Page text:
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off brand, means you didnt follow brand guidelines. each corporation has rules for how you can use their logo. in this instance nike would throw a shitfit for turning their swoosh upside down and having it duplicated and too close to each other.

 

Where can I find guidelines for company spots? Or is this just information that only comes with a contract job?

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Where can I find guidelines for company spots? Or is this just information that only comes with a contract job?

 

 

you get that kinda info when you work with that client. they usually give you a brand guide and a look book. maybe you can contact those companies and ask for it.

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As with any field, the school doesn't make you, you have to make you.

 

Oh how I wish someone would have told me that when I was in college...

 

Eman, to expound on what Sao and Blinky said, make sure your time at school is DEVOTED!! If you really REALLY want in to an industry, you'll get there, it's just a matter of how hard you work.

 

I don't know about anyone else, but as a 17-year-old getting into college, I pretty much squandered my first 2 and a bit years. By the time I realized what a great opportunity school really was, I was working full-time outside the industry I wanted to be in with a huge student loan debt.

 

Now I'm stuck having to try and teach myself and make up for all that wasted time I called college. When you work full-time to support your family, learning is a slow process.

 

I'm not saying this to scare you... Scratch that, I am. Don't squander your time. LEARN. STUDY!! Get kick-ass work examples and re-create them to learn the process and the function behind the design. Take every assignment given to you and pretend like your life depends on it. Try to really impress your teachers. Go to every class. Take your vitamins and wear a jacket, it's cold! Did you look both ways before crossing the street!!??

 

Sorry for the rambling :)

Edited by lompoc42

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Guest Sao_bento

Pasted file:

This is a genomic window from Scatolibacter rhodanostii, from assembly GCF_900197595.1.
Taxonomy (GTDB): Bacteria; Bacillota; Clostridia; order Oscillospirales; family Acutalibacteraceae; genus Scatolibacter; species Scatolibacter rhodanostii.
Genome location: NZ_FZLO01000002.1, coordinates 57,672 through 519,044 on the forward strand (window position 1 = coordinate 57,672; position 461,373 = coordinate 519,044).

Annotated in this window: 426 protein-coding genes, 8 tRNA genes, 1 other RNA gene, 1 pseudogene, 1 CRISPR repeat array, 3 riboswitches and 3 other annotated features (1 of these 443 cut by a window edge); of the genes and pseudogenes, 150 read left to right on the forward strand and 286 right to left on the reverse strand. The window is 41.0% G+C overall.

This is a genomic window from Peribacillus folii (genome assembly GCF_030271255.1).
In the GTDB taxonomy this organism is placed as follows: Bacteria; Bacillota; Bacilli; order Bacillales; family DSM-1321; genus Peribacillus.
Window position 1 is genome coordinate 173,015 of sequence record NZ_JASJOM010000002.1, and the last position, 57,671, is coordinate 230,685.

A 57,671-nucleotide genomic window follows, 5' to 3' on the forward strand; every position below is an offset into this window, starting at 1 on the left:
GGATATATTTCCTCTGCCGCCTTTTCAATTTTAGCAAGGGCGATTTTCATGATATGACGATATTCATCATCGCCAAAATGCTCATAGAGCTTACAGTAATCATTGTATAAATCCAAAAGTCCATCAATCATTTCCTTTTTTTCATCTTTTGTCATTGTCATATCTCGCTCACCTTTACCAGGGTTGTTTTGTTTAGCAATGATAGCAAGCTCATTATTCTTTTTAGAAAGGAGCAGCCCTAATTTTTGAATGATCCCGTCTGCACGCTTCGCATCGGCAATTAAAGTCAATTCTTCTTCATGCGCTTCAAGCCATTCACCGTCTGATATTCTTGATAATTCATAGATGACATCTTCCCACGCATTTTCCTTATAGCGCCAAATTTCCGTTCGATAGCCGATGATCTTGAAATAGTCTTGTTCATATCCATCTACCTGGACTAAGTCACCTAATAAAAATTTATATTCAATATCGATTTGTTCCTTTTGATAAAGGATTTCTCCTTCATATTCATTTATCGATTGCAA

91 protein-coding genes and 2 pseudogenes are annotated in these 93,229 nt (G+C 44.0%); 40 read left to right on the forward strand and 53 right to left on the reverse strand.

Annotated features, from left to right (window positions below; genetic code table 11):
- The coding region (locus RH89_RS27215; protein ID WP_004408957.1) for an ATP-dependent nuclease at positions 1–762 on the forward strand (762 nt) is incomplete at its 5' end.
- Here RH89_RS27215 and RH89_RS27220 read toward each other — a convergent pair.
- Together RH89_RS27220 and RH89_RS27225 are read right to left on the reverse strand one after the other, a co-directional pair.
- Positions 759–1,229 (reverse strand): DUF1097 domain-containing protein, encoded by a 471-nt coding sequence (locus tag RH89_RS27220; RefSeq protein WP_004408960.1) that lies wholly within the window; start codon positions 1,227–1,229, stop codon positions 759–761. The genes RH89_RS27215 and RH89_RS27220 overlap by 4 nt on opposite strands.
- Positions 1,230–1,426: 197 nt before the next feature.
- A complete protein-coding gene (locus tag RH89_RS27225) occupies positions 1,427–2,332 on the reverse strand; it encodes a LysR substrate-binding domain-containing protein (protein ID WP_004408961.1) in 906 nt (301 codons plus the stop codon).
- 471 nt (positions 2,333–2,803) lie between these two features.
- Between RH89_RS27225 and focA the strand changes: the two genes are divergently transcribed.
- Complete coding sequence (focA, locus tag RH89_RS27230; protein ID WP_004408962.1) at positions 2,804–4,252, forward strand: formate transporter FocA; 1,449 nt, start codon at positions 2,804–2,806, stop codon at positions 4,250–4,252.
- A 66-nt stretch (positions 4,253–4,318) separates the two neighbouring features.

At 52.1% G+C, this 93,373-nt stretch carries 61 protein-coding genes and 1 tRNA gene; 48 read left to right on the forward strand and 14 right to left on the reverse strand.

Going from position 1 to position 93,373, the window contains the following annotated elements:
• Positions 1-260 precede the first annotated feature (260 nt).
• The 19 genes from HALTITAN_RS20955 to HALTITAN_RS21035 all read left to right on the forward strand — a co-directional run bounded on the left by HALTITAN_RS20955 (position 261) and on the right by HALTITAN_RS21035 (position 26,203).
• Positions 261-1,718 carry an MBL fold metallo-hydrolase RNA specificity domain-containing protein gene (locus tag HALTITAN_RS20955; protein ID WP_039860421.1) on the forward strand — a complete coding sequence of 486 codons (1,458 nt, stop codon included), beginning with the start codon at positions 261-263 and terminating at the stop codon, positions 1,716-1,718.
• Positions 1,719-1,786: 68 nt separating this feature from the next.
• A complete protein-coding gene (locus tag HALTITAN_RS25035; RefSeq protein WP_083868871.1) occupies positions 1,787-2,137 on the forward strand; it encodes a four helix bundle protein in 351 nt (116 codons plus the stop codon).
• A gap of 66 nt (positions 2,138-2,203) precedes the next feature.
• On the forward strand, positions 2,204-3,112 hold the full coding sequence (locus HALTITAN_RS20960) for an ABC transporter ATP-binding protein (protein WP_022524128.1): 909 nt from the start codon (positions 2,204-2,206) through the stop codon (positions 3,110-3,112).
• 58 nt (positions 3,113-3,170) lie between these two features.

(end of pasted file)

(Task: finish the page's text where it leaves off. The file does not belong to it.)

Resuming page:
you get that kinda info when you work with that client. they usually give you a brand guide and a look book. maybe you can contact those companies and ask for it.

More than just guidelines, it's a certain level of work. Your work compared to the work they've done commercially will almost never stand up on concept, creative, or polish. Basically you're trying to compete with a very good ad agency's best people. Not many students are up to that (nor are many professionals).

The results, especially when you pick a brand as strong and distinct as Nike, MTV, etc., are almost always obviously off brand. Anyone who's worked in this business for more than a couple of years will instantly sense that something is wrong. It's not necessarily that it's unethical or anything, just that it distracts the viewer from your skills. By the time you explain "I was a student, . . . " it's too late, because you've already lost the viewer.

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More than just guidelines, it's a certain level of work. Your work compared to the work they've done commercially will almost never stand up on concept, creative, or polish. Basically you're trying to compete with a very good ad agency's best people. Not many students are up to that (nor are many professionals).

The results, especially when you pick a brand as strong and distinct as Nike, MTV, etc., are almost always obviously off brand. Anyone who's worked in this business for more than a couple of years will instantly sense that something is wrong. It's not necessarily that it's unethical or anything, just that it distracts the viewer from your skills. By the time you explain "I was a student, . . . " it's too late, because you've already lost the viewer.

 

 

 

Thats a good point. I think I also need to advise my instructors on this issue because it seems to be a common theme in my classes to use big names like Nike, MTV, and Comedy Central. This has been a great thread and a very good experience for me. I thank you all for directing me towards a clearer path.

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"ya gotta be scared, man. its a huge motivator."

 

Might be OT, but just an observation: